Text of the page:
method. You can also see echoes of this at a higher level, with Ohai testing
the current state of the system and roles/policies repairing. Overall this test
and repair model acts as an adapter between the desired state structure of
Promise Theory and the underlying procedural nature of the world. Much
of the value in Chef as a tool is that it includes many well written adapters
for common bits of state we want to manage like packages, files, and services.
If a system implements all of the above, it can be said to be “convergent”.
Again, there are some very fuzzy-but-important distinctions though. A system can
be idempotent without being convergent. For example if we had the
if file X does not exist, write the current timestamp to file X
that would be idempotent, but it can’t really be said to converge on a particular end
state. The true power of Chef (and any other Promise Theory-based system) is
realized when your requirements can be expressed in convergent terms.
Sometimes this isn’t possible though, either because there is no way to test the
current state of an object (or if possible but prohibitively slow/complex/whatever),
or because it is usually faster to port over exiting scripts or processes in
a more procedural form. In Chef, this usually takes the form of a recipe with
a large number of
execute-family resources in it.
execute acts as a shim,
it’s an actor in the Promise sense but is neither idempotent nor convergent on
its own. Chef offers
only_if guard clauses to bolt on a bit of
idempotence when possible.
So we want to express more of our Chef code in convergent terms, what do we do? The first, and best, approach is to create a custom resource. This lets you take some funky, procedural bits of code and wrap them up in a test and repair system so when you use it in a recipe, it looks and acts like a convergent actor. Fortunately Chef has been massively simplifying the process of writing custom resources in recent releases, so this is much less daunting than it once was. Check out the Chef documentation for more information.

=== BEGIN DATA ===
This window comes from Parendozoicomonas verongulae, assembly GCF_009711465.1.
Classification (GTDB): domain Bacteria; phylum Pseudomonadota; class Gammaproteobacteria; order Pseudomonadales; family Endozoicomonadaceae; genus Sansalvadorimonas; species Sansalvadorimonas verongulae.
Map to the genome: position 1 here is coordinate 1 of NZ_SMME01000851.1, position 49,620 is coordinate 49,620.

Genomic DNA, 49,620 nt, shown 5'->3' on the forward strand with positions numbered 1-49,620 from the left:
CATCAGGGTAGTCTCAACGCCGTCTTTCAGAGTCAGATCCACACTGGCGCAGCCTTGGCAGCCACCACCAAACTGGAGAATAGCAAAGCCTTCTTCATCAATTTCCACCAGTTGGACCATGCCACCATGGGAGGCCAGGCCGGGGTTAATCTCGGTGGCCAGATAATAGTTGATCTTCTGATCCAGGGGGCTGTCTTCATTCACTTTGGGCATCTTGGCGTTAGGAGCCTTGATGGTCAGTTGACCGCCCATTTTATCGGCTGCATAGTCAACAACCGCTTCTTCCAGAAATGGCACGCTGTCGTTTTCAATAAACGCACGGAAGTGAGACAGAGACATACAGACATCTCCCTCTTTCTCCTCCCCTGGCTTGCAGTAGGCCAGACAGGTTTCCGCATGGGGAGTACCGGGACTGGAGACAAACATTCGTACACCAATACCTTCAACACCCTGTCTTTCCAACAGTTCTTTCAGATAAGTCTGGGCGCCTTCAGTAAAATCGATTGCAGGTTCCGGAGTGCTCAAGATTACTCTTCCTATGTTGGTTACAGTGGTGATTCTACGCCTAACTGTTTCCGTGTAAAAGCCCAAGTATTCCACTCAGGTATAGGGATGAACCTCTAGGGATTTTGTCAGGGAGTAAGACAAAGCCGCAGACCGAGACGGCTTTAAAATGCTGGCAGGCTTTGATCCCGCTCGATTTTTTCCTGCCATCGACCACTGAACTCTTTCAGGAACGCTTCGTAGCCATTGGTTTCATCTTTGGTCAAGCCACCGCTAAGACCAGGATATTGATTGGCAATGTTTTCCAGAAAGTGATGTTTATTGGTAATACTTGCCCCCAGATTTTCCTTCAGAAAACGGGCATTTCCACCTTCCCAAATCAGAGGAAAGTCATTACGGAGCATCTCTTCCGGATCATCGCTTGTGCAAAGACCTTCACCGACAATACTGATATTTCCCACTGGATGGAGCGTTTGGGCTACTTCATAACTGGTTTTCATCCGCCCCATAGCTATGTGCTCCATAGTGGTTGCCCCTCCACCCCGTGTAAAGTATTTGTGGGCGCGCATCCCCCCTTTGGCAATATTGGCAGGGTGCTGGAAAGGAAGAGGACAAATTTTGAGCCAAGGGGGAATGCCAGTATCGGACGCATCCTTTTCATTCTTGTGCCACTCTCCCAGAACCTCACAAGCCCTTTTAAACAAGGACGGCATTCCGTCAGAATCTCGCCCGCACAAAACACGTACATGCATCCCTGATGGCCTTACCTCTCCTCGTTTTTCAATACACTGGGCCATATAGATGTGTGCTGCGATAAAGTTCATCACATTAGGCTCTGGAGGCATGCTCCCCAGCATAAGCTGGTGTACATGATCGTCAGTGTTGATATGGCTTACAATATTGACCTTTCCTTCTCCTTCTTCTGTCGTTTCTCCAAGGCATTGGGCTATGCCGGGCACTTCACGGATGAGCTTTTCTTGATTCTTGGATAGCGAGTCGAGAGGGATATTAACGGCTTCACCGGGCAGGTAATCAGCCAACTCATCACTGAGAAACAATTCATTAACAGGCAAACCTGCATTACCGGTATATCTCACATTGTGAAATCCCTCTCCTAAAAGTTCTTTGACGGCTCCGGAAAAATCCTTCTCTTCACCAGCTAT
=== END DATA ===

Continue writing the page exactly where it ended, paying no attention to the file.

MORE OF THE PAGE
This is all well and good, but the question still remains of why do all this in the first place? In short, because humans are terrible at mental modeling. With a procedural system, you need to keep a running mental map of what the state of the system will be in after a given operation, factoring in all the possible initial conditions. In some cases, like a Dockerfile, the initial conditions get collapsed down to just one input, so this is at least easier, but still easily unwieldy with larger scripts. By only requiring us to express the end state, it reduces the mental overhead involved. This has proven time and again to be the best known methodology for managing large systems, especially those with substantial persistent state to consider.
The Ontology Of Chef
Here is where I get even more philosophical. In my personal experience, the best way to use Chef is to see your infrastructure as a set of nesting dolls. I can wave my arms and say the word “abstraction boundary” a lot, but the short version is simple; build bigger actors (read: resources) out of smaller ones. This ensures convergent, Promise-y behavior at every level. By seeing each little resource as an actor which uses other actors, we only need to think about/test/model the bit of logic in the actor itself and trust in each other actor above and below in the nesting to adhere to their stated interface (i.e. their Promise).
As an example, imagine we want to deploy a Jenkins CI pipeline using Chef. This
could mean we have a
ci_pipeline resource, and inside that several
resources and a
jenkins resource, and inside
jenkins we have a
service (and probably some
templates for configuration files). Each
actor defines a clear “noun” with its own abstraction boundary and defines
the state of that noun in terms of other promises. Down at the bottom of the
nesting you’ll start seeing more
execute creep in, but
make sure each of those follows the requirements of convergence.
While not a silver bullet, following the path of well-defined, convergent actors for your code is much more likely to result in happiness over the long term.